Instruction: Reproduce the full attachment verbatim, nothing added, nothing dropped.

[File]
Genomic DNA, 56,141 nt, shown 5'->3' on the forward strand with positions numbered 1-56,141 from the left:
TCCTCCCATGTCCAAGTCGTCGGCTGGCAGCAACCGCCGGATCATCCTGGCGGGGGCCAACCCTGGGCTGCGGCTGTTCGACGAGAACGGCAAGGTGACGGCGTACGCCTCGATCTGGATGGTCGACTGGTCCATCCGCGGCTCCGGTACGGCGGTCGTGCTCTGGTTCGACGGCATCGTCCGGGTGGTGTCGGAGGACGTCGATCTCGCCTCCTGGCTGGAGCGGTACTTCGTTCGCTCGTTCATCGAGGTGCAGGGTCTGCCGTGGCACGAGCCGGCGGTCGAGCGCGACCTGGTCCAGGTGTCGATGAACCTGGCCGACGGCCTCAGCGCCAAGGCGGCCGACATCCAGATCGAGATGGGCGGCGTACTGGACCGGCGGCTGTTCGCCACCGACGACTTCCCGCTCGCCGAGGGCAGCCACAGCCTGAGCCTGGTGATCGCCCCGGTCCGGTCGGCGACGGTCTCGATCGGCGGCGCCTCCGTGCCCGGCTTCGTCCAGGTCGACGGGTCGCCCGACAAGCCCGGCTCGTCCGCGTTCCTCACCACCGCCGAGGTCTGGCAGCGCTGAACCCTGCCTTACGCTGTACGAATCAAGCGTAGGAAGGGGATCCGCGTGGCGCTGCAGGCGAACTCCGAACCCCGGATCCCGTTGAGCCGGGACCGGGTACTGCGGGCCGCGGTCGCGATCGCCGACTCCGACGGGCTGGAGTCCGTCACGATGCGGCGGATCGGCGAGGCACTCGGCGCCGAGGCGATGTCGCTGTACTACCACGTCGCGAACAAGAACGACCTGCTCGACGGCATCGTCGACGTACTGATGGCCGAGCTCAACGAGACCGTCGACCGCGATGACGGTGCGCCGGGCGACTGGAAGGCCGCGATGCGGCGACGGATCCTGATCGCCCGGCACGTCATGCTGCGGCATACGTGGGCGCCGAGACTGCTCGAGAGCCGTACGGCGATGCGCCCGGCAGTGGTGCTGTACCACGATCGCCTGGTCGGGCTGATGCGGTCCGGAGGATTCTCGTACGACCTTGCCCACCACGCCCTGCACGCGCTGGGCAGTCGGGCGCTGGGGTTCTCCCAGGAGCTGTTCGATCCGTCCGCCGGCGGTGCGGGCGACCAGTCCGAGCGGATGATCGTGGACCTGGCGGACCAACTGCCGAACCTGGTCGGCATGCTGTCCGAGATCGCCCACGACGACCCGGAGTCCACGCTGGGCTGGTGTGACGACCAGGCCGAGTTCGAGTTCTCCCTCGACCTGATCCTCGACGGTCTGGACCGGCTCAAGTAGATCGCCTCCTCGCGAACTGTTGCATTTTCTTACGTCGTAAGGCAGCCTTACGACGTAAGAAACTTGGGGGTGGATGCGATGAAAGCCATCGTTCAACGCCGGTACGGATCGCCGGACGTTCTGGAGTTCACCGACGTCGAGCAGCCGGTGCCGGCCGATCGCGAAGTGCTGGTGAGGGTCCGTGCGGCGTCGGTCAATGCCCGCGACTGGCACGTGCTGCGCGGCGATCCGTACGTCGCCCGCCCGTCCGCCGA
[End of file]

Genomic DNA, 56,141 nt, shown 5'->3' on the forward strand with positions numbered 1-56,141 from the left:
TCCTCCCATGTCCAAGTCGTCGGCTGGCAGCAACCGCCGGATCATCCTGGCGGGGGCCAACCCTGGGCTGCGGCTGTTCGACGAGAACGGCAAGGTGACGGCGTACGCCTCGATCTGGATGGTCGACTGGTCCATCCGCGGCTCCGGTACGGCGGTCGTGCTCTGGTTCGACGGCATCGTCCGGGTGGTGTCGGAGGACGTCGATCTCGCCTCCTGGCTGGAGCGGTACTTCGTTCGCTCGTTCATCGAGGTGCAGGGTCTGCCGTGGCACGAGCCGGCGGTCGAGCGCGACCTGGTCCAGGTGTCGATGAACCTGGCCGACGGCCTCAGCGCCAAGGCGGCCGACATCCAGATCGAGATGGGCGGCGTACTGGACCGGCGGCTGTTCGCCACCGACGACTTCCCGCTCGCCGAGGGCAGCCACAGCCTGAGCCTGGTGATCGCCCCGGTCCGGTCGGCGACGGTCTCGATCGGCGGCGCCTCCGTGCCCGGCTTCGTCCAGGTCGACGGGTCGCCCGACAAGCCCGGCTCGTCCGCGTTCCTCACCACCGCCGAGGTCTGGCAGCGCTGAACCCTGCCTTACGCTGTACGAATCAAGCGTAGGAAGGGGATCCGCGTGGCGCTGCAGGCGAACTCCGAACCCCGGATCCCGTTGAGCCGGGACCGGGTACTGCGGGCCGCGGTCGCGATCGCCGACTCCGACGGGCTGGAGTCCGTCACGATGCGGCGGATCGGCGAGGCACTCGGCGCCGAGGCGATGTCGCTGTACTACCACGTCGCGAACAAGAACGACCTGCTCGACGGCATCGTCGACGTACTGATGGCCGAGCTCAACGAGACCGTCGACCGCGATGACGGTGCGCCGGGCGACTGGAAGGCCGCGATGCGGCGACGGATCCTGATCGCCCGGCACGTCATGCTGCGGCATACGTGGGCGCCGAGACTGCTCGAGAGCCGTACGGCGATGCGCCCGGCAGTGGTGCTGTACCACGATCGCCTGGTCGGGCTGATGCGGTCCGGAGGATTCTCGTACGACCTTGCCCACCACGCCCTGCACGCGCTGGGCAGTCGGGCGCTGGGGTTCTCCCAGGAGCTGTTCGATCCGTCCGCCGGCGGTGCGGGCGACCAGTCCGAGCGGATGATCGTGGACCTGGCGGACCAACTGCCGAACCTGGTCGGCATGCTGTCCGAGATCGCCCACGACGACCCGGAGTCCACGCTGGGCTGGTGTGACGACCAGGCCGAGTTCGAGTTCTCCCTCGACCTGATCCTCGACGGTCTGGACCGGCTCAAGTAGATCGCCTCCTCGCGAACTGTTGCATTTTCTTACGTCGTAAGGCAGCCTTACGACGTAAGAAACTTGGGGGTGGATGCGATGAAAGCCATCGTTCAACGCCGGTACGGATCGCCGGACGTTCTGGAGTTCACCGACGTCGAGCAGCCGGTGCCGGCCGATCGCGAAGTGCTGGTGAGGGTCCGTGCGGCGTCGGTCAATGCCCGCGACTGGCACGTGCTGCGCGGCGATCCGTACGTCGCCCGCCCGTCCGCCGA